Fast, Sample-Efficient Algorithms for Structured Phase Retrieval

Neural Information Processing Systems

We consider the problem of recovering a signal x in R^n, from magnitude-only measurements, y_i = |a_i^T x| for i={1,2...m}. Also known as the phase retrieval problem, it is a fundamental challenge in nano-, bio- and astronomical imaging systems, astronomical imaging, and speech processing. The problem is ill-posed, and therefore additional assumptions on the signal and/or the measurements are necessary. In this paper, we first study the case where the underlying signal x is s-sparse. We develop a novel recovery algorithm that we call Compressive Phase Retrieval with Alternating Minimization, or CoPRAM. Our algorithm is simple and can be obtained via a natural combination of the classical alternating minimization approach for phase retrieval, with the CoSaMP algorithm for sparse recovery. Despite its simplicity, we prove that our algorithm achieves a sample complexity of O(s^2 log n) with Gaussian samples, which matches the best known existing results. It also demonstrates linear convergence in theory and practice and requires no extra tuning parameters other than the signal sparsity level s. We then consider the case where the underlying signal x arises from to structured sparsity models. We specifically examine the case of block-sparse signals with uniform block size of b and block sparsity k=s/b. For this problem, we design a recovery algorithm that we call Block CoPRAM that further reduces the sample complexity to O(ks log n). For sufficiently large block lengths of b=Theta(s), this bound equates to O(s log n). To our knowledge, this constitutes the first end-to-end linearly convergent family of algorithms for phase retrieval where the Gaussian sample complexity has a sub-quadratic dependence on the sparsity level of the signal.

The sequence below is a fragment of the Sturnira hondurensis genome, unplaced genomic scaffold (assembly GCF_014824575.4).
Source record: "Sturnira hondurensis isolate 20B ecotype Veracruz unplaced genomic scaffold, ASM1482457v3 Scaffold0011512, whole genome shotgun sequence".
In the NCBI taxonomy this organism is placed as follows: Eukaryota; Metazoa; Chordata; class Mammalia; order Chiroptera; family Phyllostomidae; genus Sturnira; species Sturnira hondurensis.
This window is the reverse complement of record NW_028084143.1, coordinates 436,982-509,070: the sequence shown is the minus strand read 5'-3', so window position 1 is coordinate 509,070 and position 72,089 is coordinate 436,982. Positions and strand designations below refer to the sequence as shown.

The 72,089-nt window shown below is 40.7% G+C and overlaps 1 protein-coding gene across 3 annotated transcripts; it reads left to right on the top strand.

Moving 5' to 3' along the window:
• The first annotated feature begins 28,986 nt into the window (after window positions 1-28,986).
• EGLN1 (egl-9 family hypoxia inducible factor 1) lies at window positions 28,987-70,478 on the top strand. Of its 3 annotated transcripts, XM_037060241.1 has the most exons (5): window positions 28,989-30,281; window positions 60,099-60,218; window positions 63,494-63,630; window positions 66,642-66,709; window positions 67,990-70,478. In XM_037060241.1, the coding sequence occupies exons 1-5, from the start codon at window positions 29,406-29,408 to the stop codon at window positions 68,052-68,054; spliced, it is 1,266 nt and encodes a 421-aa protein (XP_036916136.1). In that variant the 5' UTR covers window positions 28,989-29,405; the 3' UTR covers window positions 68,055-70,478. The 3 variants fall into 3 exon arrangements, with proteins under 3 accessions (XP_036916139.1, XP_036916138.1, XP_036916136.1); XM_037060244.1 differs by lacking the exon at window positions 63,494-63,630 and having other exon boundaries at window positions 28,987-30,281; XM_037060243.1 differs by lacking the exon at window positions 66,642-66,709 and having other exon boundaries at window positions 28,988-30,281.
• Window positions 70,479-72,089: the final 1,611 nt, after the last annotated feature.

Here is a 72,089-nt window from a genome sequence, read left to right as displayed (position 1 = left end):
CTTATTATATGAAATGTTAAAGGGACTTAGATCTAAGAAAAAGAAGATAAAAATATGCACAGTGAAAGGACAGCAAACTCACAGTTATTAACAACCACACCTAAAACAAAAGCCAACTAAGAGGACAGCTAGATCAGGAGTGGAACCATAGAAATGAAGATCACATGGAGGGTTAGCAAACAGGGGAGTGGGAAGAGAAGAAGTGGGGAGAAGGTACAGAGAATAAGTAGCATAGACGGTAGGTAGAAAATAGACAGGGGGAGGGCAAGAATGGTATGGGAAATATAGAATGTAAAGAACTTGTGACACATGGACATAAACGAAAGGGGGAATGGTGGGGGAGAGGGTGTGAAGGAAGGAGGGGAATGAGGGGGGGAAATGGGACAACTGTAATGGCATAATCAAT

Solving Random Systems of Quadratic Equations via Truncated Generalized Gradient Flow

Neural Information Processing Systems

We prove that as soon as the number of equations $m$ is on the order of the number of unknowns $n$, TGGF recovers the solution exactly (up to a global unimodular constant) with high probability and complexity growing linearly with the time required to read the data $\left\{\left(\bm{a}_i;\,y_i\right)\right\}_{i 1} m$. Specifically, TGGF proceeds in two stages: s1) A novel \emph{orthogonality-promoting} initialization that is obtained with simple power iterations; and, s2) a refinement of the initial estimate by successive updates of scalable \emph{truncated generalized gradient iterations}. The former is in sharp contrast to the existing spectral initializations, while the latter handles the rather challenging nonconvex and nonsmooth \emph{amplitude-based} cost function. Numerical tests demonstrate that: i) The novel orthogonality-promoting initialization method returns more accurate and robust estimates relative to its spectral counterparts; and ii) even with the same initialization, our refinement/truncation outperforms Wirtinger-based alternatives, all corroborating the superior performance of TGGF over state-of-the-art algorithms. Papers published at the Neural Information Processing Systems Conference.